"I first became involved with the Greater New Haven Labor History Association during the summer of 2009 as a student intern inventorying the Local Lodge 609 collection. I really liked the work the group was doing and became more actively involved in the beginning of 2010. At this time I was settling down in New Haven and had become interested in the incredibly rich history of our city.
"I felt as though the way in which labor unions tied in with the history of the city was incredible. I learned that my favorite aspects of history, namely the interactions between people and their past and the power of the narrative, were right in the city in which I lived. New Haven labor history, as I am learning, is both social and geographic. Each of our neighborhoods have vast histories of their own and yet can also be tied together into one comprehensive historical narrative.
"I feel that the Greater New Haven Labor History Association is the group which is best facilitating a comprehensive historical analysis. I am both enthusiastic and proud to contribute to an organization so important to the city I have grown quite attached to."
Nick Aiello of UNITE! talks with Ray Pompano of Local 243. Nina Wolfson sits with Mary Johnson (back of head unmistakable!) Both are Labor History Association Executive Board members and active members also of the New Haven Federation of Teachers’ Retirees Chapter.
Mary Doherty JohnsonMary Doherty Johnson was born on March 29, 1922, in Winsted, CT. Mary attended the New Haven State Teacher’s College and pursued a career as an elementary teacher in New Haven. Mary taught at Troup Middle School in New until her retirement in 1982.
Johnson’s family has been an important part of her life, but an equally
significant part has been her ongoing labor, peace, civil rights and
social justice activism, dating back to the 1950’s. Like many activists, Mary says that the Vietnam War propelled her more deeply into peace work in the 1960’s and 70’s. In the 1980’s, she protested United States intervention in Central America.
activist on both the national and local level, Mary was a member of
Spinsters Opposed to Nuclear Genocide (SONG), a New Haven based women’s
affinity group. Mary joined the New Haven Federation of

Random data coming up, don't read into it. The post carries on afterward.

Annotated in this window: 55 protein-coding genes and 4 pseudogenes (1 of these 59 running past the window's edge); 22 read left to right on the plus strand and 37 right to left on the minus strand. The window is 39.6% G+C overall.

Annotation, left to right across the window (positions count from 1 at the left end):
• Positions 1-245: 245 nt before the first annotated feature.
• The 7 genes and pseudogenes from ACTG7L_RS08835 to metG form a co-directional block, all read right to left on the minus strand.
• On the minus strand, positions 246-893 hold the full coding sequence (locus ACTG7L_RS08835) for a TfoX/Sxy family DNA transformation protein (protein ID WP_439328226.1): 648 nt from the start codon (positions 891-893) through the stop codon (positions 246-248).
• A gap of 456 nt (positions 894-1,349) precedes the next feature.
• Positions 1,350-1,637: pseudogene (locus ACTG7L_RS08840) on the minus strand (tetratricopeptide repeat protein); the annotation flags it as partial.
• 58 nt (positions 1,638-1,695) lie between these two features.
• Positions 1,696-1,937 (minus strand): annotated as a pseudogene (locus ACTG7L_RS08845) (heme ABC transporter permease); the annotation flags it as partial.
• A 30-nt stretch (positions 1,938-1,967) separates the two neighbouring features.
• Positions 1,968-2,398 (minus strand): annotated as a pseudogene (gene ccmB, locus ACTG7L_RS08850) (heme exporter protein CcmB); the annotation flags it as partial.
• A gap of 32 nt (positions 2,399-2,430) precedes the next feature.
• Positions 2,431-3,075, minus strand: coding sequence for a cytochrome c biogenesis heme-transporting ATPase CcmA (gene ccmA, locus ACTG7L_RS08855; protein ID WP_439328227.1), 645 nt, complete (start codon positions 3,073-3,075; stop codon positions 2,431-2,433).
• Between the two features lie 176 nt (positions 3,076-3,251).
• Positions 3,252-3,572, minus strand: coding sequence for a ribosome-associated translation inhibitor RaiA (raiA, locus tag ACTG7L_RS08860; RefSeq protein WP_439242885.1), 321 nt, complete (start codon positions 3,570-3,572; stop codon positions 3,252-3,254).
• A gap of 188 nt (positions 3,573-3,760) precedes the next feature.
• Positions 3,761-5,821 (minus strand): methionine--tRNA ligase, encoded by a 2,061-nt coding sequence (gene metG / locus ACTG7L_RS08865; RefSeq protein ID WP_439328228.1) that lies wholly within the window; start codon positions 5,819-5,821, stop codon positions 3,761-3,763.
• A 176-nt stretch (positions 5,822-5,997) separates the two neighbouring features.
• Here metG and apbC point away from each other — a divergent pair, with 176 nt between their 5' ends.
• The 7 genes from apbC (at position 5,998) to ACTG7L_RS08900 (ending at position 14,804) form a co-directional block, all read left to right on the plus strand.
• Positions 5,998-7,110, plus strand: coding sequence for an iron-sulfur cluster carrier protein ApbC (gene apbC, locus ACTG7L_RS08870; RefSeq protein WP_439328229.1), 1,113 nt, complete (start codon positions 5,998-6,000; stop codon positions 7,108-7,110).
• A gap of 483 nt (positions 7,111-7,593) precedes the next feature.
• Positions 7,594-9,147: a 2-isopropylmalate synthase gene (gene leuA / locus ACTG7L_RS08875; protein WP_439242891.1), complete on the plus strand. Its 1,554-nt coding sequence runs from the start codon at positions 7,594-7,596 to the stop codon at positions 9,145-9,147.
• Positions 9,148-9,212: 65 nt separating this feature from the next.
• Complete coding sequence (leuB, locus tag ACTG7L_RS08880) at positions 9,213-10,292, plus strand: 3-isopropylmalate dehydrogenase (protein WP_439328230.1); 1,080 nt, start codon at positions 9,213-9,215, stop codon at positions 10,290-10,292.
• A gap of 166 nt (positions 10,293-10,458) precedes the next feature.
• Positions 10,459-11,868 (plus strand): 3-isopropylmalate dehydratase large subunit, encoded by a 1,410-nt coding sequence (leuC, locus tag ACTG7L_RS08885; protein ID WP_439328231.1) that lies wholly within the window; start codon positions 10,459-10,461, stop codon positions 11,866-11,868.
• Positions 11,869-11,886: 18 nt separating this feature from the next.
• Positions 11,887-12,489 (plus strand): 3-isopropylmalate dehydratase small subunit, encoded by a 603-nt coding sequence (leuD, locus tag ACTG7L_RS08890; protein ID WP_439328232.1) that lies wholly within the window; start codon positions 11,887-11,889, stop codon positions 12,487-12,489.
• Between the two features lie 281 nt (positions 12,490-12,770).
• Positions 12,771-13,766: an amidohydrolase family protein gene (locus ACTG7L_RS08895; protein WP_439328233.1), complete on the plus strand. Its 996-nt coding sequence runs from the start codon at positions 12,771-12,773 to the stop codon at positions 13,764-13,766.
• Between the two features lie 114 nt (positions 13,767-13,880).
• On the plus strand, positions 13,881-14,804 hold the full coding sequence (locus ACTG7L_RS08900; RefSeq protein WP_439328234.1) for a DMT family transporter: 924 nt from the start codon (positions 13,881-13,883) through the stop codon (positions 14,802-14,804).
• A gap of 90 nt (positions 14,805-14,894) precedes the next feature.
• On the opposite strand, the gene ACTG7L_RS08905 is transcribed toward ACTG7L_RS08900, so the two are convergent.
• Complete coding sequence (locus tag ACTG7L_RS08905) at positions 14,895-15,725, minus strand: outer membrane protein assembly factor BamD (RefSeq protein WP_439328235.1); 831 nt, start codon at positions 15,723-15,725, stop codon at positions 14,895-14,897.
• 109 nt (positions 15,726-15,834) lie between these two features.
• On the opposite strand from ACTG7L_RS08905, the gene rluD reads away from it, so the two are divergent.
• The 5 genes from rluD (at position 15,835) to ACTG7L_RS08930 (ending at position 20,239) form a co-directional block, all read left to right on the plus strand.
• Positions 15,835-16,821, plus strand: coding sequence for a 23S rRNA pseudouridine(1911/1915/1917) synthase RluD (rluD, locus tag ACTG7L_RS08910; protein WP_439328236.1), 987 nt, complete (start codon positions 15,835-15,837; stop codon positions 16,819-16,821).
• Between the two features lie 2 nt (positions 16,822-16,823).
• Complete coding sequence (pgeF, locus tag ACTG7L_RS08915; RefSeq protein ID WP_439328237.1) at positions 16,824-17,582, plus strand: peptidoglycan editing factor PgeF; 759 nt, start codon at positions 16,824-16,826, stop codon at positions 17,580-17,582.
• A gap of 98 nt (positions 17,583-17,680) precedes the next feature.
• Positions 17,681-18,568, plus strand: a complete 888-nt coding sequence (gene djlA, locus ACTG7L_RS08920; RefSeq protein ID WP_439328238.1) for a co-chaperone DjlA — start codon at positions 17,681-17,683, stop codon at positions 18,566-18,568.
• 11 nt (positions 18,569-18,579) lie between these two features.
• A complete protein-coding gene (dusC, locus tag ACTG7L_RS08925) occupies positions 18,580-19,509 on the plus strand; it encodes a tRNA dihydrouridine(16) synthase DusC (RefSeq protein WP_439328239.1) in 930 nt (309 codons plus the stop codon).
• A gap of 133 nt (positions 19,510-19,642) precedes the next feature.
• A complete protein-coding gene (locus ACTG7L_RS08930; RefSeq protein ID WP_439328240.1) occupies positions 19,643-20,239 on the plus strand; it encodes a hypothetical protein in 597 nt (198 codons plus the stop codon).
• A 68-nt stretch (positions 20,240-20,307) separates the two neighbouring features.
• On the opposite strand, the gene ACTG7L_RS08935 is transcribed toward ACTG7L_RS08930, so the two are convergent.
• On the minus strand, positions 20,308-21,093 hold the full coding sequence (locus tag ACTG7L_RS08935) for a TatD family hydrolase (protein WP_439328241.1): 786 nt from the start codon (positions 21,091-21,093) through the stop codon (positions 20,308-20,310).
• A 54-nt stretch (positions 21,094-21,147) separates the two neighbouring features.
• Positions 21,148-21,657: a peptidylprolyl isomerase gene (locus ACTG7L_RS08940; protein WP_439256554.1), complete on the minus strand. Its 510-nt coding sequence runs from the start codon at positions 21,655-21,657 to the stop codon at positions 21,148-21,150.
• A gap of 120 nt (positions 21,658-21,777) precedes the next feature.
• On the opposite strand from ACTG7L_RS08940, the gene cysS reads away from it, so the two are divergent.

Teachers in 1967 and was a member of the Executive Board until her
In 1974, Mary got involved in the national organizing
effort of the United Farm workers' Union, helping to strengthen a New
Haven committee that leafleted, picketed, and passed out information
about the boycott of Gallo wine (made from non-union picked grapes.)
Over the years, Mary has been involved with many other organizations
such as the May Day Celebration Committee; the Coalition to Stop
Trident; the Pledge of Resistance; and the New Haven Coalition Against
the War in the Gulf. She supported the efforts of the Yale labor unions
and was active in the movement to pressure Yale to divest its holdings
from apartheid South Africa in the 1980s. In the 1990s, she worked with
a group of citizens who were outraged that the city of New Haven, under
pressure from a downtown redeveloper, removed several key bus stops
from the central downtown area.
continues to be an active member of several groups which address a wide
range of social justice issues, including the Greater New Haven Central
Labor Council, the New Haven Federation of Teachers Retiree Chapter,
the Greater New Haven Labor History Association, the Coalition for
People, the Middle East Crisis Committee, and People Against Injustice.
Mary has worked with Archivist Joan Cavanagh to have a Records Inventory performed for her by the GNHLHA. Learn more about Mary's history or learn about how you can have your historical narrative captured with your own Records Inventory.